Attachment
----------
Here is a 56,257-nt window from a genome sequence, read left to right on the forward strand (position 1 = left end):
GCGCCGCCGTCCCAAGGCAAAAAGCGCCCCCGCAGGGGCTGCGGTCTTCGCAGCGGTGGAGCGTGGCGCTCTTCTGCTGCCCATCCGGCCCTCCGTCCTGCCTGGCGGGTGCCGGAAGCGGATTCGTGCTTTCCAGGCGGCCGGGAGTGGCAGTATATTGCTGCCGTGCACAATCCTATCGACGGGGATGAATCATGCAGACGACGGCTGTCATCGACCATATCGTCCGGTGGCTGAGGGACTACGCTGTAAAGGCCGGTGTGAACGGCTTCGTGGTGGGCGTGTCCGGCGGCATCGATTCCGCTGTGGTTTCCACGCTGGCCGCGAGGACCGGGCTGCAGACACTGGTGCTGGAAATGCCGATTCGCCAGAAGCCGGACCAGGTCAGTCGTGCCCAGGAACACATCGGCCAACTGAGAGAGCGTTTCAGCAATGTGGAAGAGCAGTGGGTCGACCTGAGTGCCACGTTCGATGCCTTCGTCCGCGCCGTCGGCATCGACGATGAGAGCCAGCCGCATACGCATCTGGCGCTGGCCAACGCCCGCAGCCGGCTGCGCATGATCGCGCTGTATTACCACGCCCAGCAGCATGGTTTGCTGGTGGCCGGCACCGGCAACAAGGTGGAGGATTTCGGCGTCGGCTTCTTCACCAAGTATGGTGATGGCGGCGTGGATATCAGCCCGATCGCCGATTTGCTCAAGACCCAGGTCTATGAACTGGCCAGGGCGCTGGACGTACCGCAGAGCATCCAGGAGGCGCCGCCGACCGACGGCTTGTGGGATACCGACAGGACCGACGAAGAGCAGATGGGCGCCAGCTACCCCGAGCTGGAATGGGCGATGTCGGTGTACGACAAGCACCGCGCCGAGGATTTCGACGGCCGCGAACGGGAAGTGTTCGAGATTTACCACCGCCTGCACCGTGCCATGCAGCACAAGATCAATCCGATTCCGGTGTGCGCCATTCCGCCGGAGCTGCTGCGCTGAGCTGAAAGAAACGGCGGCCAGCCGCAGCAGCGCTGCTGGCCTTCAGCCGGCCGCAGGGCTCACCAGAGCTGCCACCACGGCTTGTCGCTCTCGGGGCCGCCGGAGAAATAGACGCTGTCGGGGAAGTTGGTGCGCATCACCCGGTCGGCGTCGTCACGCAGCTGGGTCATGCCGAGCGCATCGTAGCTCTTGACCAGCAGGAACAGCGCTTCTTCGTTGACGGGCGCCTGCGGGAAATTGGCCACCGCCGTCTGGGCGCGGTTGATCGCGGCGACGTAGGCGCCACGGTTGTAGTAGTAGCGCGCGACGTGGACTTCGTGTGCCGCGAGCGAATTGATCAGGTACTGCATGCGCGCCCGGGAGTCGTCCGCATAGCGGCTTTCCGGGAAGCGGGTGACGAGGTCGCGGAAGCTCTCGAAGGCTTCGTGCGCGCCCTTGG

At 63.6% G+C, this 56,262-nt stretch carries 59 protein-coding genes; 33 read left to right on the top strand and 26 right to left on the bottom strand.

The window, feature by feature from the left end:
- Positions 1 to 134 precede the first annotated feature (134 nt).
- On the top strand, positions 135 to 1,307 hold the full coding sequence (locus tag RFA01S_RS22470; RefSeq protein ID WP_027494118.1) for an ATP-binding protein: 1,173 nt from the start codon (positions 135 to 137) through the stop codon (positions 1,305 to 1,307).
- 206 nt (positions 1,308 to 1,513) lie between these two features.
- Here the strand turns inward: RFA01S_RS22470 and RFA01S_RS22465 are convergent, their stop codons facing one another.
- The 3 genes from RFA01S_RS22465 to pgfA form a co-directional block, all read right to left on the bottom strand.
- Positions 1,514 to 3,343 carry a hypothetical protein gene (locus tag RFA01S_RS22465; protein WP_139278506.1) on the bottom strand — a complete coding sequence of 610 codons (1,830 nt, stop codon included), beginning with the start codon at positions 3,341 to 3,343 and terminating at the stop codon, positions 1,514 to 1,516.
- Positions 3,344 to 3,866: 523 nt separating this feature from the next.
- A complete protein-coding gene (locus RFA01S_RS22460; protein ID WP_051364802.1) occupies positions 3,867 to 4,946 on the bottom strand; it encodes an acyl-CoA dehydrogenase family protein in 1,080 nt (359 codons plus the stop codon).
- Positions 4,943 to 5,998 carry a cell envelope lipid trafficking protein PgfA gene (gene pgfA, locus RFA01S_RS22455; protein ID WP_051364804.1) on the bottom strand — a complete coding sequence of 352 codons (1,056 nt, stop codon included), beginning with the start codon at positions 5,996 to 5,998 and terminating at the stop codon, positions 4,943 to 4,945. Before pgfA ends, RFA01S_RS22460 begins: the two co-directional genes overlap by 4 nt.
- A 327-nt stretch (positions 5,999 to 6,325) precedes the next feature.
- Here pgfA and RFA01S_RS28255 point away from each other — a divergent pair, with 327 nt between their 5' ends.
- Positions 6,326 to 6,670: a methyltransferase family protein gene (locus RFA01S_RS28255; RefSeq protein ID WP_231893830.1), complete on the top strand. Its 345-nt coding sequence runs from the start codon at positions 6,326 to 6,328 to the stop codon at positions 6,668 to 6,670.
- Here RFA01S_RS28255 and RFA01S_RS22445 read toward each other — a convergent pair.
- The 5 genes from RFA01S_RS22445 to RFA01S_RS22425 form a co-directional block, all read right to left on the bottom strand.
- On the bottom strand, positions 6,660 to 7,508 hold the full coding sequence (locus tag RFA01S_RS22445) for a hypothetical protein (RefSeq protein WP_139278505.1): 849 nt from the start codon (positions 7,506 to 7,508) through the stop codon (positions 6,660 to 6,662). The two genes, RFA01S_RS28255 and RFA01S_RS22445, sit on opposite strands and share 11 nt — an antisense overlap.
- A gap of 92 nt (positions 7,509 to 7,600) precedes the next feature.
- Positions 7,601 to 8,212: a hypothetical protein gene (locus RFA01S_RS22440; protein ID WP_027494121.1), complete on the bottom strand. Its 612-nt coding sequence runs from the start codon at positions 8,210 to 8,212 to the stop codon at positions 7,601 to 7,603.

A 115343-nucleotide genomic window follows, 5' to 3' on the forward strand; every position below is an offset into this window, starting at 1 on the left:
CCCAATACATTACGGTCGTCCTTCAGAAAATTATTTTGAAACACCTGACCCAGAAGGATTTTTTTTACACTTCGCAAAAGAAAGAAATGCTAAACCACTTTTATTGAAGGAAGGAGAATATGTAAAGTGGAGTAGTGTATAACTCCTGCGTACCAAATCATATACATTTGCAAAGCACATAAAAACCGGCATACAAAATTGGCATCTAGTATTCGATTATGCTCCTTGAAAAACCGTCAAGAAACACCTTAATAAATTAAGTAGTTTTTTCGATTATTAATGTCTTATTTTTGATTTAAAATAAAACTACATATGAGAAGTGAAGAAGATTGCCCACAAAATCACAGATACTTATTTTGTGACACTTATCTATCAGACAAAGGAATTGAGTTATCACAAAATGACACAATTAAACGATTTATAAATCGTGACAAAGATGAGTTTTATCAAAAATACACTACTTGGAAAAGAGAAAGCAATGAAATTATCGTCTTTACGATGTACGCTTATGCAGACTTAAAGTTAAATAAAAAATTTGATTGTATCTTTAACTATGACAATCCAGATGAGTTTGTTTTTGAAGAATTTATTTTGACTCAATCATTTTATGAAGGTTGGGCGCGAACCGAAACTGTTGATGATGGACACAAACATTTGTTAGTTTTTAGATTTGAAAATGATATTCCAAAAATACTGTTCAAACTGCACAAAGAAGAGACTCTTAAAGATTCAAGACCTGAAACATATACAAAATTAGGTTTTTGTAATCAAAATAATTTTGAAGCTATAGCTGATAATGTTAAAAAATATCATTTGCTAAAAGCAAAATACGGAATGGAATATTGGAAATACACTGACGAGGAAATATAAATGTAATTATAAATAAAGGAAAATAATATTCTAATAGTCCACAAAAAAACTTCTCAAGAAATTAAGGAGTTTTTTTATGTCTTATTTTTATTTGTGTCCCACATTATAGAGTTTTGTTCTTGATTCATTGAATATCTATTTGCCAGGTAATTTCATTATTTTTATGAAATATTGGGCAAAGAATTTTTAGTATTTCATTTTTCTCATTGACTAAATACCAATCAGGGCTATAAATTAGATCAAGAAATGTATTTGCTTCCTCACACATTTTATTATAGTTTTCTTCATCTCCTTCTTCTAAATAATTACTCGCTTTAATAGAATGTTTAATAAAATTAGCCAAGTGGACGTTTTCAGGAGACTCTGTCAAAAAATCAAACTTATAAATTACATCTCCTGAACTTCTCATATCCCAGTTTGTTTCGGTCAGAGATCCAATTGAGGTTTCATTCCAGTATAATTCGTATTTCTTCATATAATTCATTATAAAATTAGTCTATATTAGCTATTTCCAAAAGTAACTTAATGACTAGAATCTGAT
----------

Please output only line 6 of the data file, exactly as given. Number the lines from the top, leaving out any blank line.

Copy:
- On the top strand, positions 135 to 1,307 hold the full coding sequence (locus tag RFA01S_RS22470; RefSeq protein ID WP_027494118.1) for an ATP-binding protein: 1,173 nt from the start codon (positions 135 to 137) through the stop codon (positions 1,305 to 1,307).